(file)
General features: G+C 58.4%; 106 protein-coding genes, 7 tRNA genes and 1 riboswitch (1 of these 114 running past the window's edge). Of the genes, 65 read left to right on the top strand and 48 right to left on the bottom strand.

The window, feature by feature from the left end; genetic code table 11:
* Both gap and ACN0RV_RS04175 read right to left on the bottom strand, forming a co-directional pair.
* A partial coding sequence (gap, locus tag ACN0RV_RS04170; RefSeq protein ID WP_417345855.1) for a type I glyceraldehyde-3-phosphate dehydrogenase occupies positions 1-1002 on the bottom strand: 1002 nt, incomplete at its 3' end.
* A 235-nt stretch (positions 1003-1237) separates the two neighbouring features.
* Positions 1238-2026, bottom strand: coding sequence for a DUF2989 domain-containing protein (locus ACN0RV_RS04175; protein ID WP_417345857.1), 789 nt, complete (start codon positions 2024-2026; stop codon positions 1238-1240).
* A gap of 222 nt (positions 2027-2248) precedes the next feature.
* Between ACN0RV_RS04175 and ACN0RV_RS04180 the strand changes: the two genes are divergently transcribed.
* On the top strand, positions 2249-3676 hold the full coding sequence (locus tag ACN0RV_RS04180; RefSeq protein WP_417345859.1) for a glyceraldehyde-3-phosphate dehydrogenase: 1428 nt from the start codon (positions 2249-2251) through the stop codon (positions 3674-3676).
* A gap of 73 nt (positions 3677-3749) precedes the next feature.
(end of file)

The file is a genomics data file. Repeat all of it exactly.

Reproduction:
General features: G+C 58.4%; 106 protein-coding genes, 7 tRNA genes and 1 riboswitch (1 of these 114 running past the window's edge). Of the genes, 65 read left to right on the top strand and 48 right to left on the bottom strand.

The window, feature by feature from the left end; genetic code table 11:
* Both gap and ACN0RV_RS04175 read right to left on the bottom strand, forming a co-directional pair.
* A partial coding sequence (gap, locus tag ACN0RV_RS04170; RefSeq protein ID WP_417345855.1) for a type I glyceraldehyde-3-phosphate dehydrogenase occupies positions 1-1002 on the bottom strand: 1002 nt, incomplete at its 3' end.
* A 235-nt stretch (positions 1003-1237) separates the two neighbouring features.
* Positions 1238-2026, bottom strand: coding sequence for a DUF2989 domain-containing protein (locus ACN0RV_RS04175; protein ID WP_417345857.1), 789 nt, complete (start codon positions 2024-2026; stop codon positions 1238-1240).
* A gap of 222 nt (positions 2027-2248) precedes the next feature.
* Between ACN0RV_RS04175 and ACN0RV_RS04180 the strand changes: the two genes are divergently transcribed.
* On the top strand, positions 2249-3676 hold the full coding sequence (locus tag ACN0RV_RS04180; RefSeq protein WP_417345859.1) for a glyceraldehyde-3-phosphate dehydrogenase: 1428 nt from the start codon (positions 2249-2251) through the stop codon (positions 3674-3676).
* A gap of 73 nt (positions 3677-3749) precedes the next feature.